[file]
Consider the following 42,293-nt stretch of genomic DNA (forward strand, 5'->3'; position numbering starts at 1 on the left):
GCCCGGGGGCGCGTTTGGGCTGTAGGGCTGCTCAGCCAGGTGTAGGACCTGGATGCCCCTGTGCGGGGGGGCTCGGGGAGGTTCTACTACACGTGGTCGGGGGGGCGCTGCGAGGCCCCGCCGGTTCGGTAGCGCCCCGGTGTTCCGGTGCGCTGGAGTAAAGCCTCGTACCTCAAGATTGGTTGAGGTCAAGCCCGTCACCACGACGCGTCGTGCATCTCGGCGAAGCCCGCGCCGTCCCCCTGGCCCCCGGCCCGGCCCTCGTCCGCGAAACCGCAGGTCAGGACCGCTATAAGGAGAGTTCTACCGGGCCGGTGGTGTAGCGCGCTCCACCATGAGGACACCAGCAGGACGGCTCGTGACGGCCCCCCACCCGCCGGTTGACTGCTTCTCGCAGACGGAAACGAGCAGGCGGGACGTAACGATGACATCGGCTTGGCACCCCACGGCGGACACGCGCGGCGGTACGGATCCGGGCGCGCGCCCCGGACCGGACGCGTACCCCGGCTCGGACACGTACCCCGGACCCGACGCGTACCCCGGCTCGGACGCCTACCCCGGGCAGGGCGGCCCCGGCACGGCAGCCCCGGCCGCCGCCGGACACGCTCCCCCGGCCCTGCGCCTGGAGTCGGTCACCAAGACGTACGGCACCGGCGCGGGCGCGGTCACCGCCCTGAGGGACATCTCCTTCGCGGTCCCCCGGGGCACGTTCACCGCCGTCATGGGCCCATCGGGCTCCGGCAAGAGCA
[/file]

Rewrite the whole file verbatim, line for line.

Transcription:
Consider the following 42,293-nt stretch of genomic DNA (forward strand, 5'->3'; position numbering starts at 1 on the left):
GCCCGGGGGCGCGTTTGGGCTGTAGGGCTGCTCAGCCAGGTGTAGGACCTGGATGCCCCTGTGCGGGGGGGCTCGGGGAGGTTCTACTACACGTGGTCGGGGGGGCGCTGCGAGGCCCCGCCGGTTCGGTAGCGCCCCGGTGTTCCGGTGCGCTGGAGTAAAGCCTCGTACCTCAAGATTGGTTGAGGTCAAGCCCGTCACCACGACGCGTCGTGCATCTCGGCGAAGCCCGCGCCGTCCCCCTGGCCCCCGGCCCGGCCCTCGTCCGCGAAACCGCAGGTCAGGACCGCTATAAGGAGAGTTCTACCGGGCCGGTGGTGTAGCGCGCTCCACCATGAGGACACCAGCAGGACGGCTCGTGACGGCCCCCCACCCGCCGGTTGACTGCTTCTCGCAGACGGAAACGAGCAGGCGGGACGTAACGATGACATCGGCTTGGCACCCCACGGCGGACACGCGCGGCGGTACGGATCCGGGCGCGCGCCCCGGACCGGACGCGTACCCCGGCTCGGACACGTACCCCGGACCCGACGCGTACCCCGGCTCGGACGCCTACCCCGGGCAGGGCGGCCCCGGCACGGCAGCCCCGGCCGCCGCCGGACACGCTCCCCCGGCCCTGCGCCTGGAGTCGGTCACCAAGACGTACGGCACCGGCGCGGGCGCGGTCACCGCCCTGAGGGACATCTCCTTCGCGGTCCCCCGGGGCACGTTCACCGCCGTCATGGGCCCATCGGGCTCCGGCAAGAGCA